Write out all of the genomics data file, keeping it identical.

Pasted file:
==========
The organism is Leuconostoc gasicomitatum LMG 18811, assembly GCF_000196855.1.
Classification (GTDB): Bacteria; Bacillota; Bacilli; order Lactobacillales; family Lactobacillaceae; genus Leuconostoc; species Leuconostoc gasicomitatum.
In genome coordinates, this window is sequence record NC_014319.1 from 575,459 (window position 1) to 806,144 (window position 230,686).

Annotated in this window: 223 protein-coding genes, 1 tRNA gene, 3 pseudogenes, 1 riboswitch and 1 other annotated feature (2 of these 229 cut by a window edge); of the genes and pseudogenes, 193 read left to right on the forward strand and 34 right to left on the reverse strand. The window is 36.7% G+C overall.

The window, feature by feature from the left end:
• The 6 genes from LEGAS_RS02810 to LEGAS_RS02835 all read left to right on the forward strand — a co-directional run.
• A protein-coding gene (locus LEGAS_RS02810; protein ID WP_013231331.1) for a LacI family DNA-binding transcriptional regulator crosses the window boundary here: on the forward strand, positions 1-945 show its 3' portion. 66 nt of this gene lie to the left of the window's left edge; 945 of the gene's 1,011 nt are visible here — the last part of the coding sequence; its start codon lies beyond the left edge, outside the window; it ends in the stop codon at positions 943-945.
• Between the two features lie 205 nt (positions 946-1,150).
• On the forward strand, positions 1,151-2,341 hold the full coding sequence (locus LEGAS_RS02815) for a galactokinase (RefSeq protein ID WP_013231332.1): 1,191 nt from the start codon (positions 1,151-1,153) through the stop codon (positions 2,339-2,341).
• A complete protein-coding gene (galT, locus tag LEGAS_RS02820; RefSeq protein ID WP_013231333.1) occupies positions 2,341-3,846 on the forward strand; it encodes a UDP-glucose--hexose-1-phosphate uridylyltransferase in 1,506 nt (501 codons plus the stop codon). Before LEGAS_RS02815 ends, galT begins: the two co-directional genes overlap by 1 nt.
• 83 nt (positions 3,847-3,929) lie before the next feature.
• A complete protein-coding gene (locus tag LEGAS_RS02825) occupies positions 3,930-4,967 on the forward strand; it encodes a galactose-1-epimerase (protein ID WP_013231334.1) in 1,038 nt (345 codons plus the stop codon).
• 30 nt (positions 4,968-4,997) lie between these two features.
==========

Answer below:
The organism is Leuconostoc gasicomitatum LMG 18811, assembly GCF_000196855.1.
Classification (GTDB): Bacteria; Bacillota; Bacilli; order Lactobacillales; family Lactobacillaceae; genus Leuconostoc; species Leuconostoc gasicomitatum.
In genome coordinates, this window is sequence record NC_014319.1 from 575,459 (window position 1) to 806,144 (window position 230,686).

Annotated in this window: 223 protein-coding genes, 1 tRNA gene, 3 pseudogenes, 1 riboswitch and 1 other annotated feature (2 of these 229 cut by a window edge); of the genes and pseudogenes, 193 read left to right on the forward strand and 34 right to left on the reverse strand. The window is 36.7% G+C overall.

The window, feature by feature from the left end:
• The 6 genes from LEGAS_RS02810 to LEGAS_RS02835 all read left to right on the forward strand — a co-directional run.
• A protein-coding gene (locus LEGAS_RS02810; protein ID WP_013231331.1) for a LacI family DNA-binding transcriptional regulator crosses the window boundary here: on the forward strand, positions 1-945 show its 3' portion. 66 nt of this gene lie to the left of the window's left edge; 945 of the gene's 1,011 nt are visible here — the last part of the coding sequence; its start codon lies beyond the left edge, outside the window; it ends in the stop codon at positions 943-945.
• Between the two features lie 205 nt (positions 946-1,150).
• On the forward strand, positions 1,151-2,341 hold the full coding sequence (locus LEGAS_RS02815) for a galactokinase (RefSeq protein ID WP_013231332.1): 1,191 nt from the start codon (positions 1,151-1,153) through the stop codon (positions 2,339-2,341).
• A complete protein-coding gene (galT, locus tag LEGAS_RS02820; RefSeq protein ID WP_013231333.1) occupies positions 2,341-3,846 on the forward strand; it encodes a UDP-glucose--hexose-1-phosphate uridylyltransferase in 1,506 nt (501 codons plus the stop codon). Before LEGAS_RS02815 ends, galT begins: the two co-directional genes overlap by 1 nt.
• 83 nt (positions 3,847-3,929) lie before the next feature.
• A complete protein-coding gene (locus tag LEGAS_RS02825) occupies positions 3,930-4,967 on the forward strand; it encodes a galactose-1-epimerase (protein ID WP_013231334.1) in 1,038 nt (345 codons plus the stop codon).
• 30 nt (positions 4,968-4,997) lie between these two features.